Denzinger legacy grows one year after death - News, Weather & Sports

Denzinger legacy grows one year after death

Officer Frank Denzinger Officer Frank Denzinger
Tara Denzinger, officer's widow Tara Denzinger, officer's widow

By Mark Schnyder

NEW ALBANY, Ind. (WAVE) -- The widow of a Floyd County police officer and the community honored his memory Tuesday night. It has been almost a year since Frank Denzinger was shot by a troubled teenager while responding to a domestic disturbance call on June 18, 2007. WAVE 3's Mark Schnyder explains why what happened at a fundraising dinner could help local officers for years to come.

There's now a criminal justice scholarship in Denzinger's name at Indiana University Southeast. That means that Denzinger will be able to continue educating police officers even though he's no longer here.

"Frank would be so proud of this," says Tara Denzinger, Frank's widow.

He would also be so proud of Tara for getting on with her life. She is not only raising their only daughter, 3-year old Avery, but recently graduating from IUS with her own degree in criminal justice. Now there's a criminal justice scholarship in her late husband's name.

"I've told Avery that in a few years she'll be able to look at a few officers when we pass them on the street and know that they are on the street because they were able to go to school because of the sacrifice Daddy made," says Tara.

Officers who loved Frank Denzinger and those who barely knew him were in attendance. We talked to one of each. Mike Meyer is a Clark County Sheriff's officer. He met Denzinger a few times, but in April 2008 he almost met his fate when he was shot.

"When their incident happened, hundreds of officers rushed to help," said Meyer. "And with my incident, same thing, hundreds of officers rushed to help with that situation and it's a great honor to be beside people such as Officer Denzinger."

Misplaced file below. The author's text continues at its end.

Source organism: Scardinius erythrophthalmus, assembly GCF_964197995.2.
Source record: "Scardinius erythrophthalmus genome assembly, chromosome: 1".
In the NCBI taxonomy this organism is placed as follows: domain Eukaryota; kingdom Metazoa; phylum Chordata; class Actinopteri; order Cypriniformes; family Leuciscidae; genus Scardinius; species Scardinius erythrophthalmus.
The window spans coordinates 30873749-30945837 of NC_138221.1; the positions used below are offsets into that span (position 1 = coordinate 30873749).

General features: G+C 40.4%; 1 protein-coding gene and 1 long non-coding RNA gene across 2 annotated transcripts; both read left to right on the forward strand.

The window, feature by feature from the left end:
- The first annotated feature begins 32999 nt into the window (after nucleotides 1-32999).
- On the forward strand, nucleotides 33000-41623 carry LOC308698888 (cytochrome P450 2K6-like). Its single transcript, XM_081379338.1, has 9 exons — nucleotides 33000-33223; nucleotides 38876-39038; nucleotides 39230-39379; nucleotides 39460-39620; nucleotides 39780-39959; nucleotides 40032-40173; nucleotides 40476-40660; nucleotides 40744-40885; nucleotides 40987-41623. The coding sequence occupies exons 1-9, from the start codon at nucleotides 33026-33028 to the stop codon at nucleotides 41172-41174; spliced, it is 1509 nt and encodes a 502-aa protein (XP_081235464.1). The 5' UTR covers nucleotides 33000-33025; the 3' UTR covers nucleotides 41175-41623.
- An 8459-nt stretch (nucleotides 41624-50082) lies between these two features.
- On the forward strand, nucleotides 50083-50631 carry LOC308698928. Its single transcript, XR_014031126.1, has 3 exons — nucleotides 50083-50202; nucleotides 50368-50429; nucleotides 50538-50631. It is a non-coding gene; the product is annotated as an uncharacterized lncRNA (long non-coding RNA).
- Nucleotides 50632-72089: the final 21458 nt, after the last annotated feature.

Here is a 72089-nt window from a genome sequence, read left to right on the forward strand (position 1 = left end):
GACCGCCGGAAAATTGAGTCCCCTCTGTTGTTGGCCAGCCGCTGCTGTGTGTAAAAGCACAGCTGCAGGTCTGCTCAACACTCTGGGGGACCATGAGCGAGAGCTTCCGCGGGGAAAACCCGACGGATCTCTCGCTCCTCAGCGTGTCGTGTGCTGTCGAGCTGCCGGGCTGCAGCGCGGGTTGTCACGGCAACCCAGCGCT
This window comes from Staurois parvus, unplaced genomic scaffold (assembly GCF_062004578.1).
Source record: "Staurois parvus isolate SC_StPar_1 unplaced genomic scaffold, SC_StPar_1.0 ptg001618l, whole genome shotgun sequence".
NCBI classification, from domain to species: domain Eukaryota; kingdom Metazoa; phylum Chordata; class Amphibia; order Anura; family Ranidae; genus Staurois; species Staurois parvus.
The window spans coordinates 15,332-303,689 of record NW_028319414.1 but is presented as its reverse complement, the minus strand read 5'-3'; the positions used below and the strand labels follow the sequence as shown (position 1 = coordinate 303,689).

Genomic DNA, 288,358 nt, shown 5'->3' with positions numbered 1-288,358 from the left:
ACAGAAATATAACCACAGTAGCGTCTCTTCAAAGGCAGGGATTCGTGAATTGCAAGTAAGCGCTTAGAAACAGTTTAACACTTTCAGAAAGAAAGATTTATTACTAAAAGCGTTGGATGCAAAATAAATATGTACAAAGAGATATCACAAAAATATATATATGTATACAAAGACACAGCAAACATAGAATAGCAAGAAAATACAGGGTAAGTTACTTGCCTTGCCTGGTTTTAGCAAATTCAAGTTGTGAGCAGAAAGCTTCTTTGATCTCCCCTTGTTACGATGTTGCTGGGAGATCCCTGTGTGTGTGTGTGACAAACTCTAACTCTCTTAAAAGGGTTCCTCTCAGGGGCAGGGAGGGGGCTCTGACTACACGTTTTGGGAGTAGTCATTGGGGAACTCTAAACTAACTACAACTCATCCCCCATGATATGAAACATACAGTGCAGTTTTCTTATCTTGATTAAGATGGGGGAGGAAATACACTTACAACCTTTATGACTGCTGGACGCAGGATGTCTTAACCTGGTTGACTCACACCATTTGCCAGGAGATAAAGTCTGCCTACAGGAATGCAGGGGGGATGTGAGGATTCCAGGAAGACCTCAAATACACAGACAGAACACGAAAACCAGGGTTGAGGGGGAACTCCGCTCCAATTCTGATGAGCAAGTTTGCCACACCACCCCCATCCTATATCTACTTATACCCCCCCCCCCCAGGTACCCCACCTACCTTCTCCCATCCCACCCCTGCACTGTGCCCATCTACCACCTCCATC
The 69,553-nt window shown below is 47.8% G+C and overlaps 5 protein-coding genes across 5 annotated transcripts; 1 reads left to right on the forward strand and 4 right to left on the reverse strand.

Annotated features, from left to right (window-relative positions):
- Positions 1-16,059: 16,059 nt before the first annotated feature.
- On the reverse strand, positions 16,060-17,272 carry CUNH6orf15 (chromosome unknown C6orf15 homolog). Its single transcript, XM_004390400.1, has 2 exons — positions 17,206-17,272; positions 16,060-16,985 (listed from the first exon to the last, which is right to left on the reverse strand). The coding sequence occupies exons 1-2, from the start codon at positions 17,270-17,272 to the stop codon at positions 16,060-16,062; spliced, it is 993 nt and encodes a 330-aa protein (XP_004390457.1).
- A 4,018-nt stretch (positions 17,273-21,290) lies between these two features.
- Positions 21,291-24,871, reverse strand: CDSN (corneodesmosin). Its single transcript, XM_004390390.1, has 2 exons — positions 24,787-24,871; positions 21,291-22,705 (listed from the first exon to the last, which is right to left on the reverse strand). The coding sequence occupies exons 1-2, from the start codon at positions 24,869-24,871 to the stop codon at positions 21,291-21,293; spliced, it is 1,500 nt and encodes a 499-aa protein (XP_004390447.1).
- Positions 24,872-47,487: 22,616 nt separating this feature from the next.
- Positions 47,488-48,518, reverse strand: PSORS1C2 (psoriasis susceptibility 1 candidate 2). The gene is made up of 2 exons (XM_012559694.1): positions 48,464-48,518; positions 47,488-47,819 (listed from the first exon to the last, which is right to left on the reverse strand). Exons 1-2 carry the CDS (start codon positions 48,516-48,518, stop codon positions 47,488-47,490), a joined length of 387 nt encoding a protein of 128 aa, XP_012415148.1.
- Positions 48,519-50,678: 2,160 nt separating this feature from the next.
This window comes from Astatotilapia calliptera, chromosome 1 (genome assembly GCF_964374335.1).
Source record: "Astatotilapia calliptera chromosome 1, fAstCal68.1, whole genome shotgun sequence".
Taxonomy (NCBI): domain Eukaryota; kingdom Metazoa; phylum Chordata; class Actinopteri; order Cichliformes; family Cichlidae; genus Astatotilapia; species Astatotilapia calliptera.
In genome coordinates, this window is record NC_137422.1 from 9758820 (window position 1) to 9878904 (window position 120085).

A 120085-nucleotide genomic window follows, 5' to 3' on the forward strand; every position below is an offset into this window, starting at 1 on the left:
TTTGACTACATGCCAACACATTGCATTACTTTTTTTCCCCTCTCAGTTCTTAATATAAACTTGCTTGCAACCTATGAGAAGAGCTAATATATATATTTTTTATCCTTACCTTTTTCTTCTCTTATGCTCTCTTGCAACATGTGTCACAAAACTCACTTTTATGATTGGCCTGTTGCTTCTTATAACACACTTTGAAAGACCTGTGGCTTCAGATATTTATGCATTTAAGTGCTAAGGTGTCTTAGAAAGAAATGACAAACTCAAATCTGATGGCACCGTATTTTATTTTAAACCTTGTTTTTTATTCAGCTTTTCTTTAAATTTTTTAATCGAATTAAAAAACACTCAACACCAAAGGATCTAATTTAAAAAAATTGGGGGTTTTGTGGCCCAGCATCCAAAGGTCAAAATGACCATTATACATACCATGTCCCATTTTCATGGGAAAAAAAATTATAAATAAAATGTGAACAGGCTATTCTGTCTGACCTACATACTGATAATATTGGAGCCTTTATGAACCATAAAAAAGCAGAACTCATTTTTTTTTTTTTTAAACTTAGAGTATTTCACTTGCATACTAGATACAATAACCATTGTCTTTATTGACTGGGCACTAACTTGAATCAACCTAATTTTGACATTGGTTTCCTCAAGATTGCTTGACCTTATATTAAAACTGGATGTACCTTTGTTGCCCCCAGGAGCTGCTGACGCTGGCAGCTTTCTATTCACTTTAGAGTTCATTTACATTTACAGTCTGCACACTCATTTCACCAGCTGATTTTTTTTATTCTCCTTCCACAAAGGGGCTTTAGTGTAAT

A Floyd County correctional officer who hopes to be a patrolman one day credits Frank Denzinger for his choosing a career in law enforcement.

"Frank was a mentor to me. He's a hero now," said Andrew Sands. "I started out on a ride-along with him and it completely changed what I wanted to do with my life."

Nearly a year after his death on the job, Denzinger's widow and daughter are completely changed, too. But Tara isn't interested in anyone's pity. She says she's moving on the way she knows her husband would have wanted her to.

"Avery's doing well. She's definitely angry at this point but doing well. I think we're doing better than most people would expect," said Tara.

Applications for the scholarship are already going in to IUS. They expect to award their first Frank Denzinger criminal justice scholarship this summer and try to continue to give one out each year.

Online Reporter:  Mark Schnyder

Online Producer: Charles Gazaway

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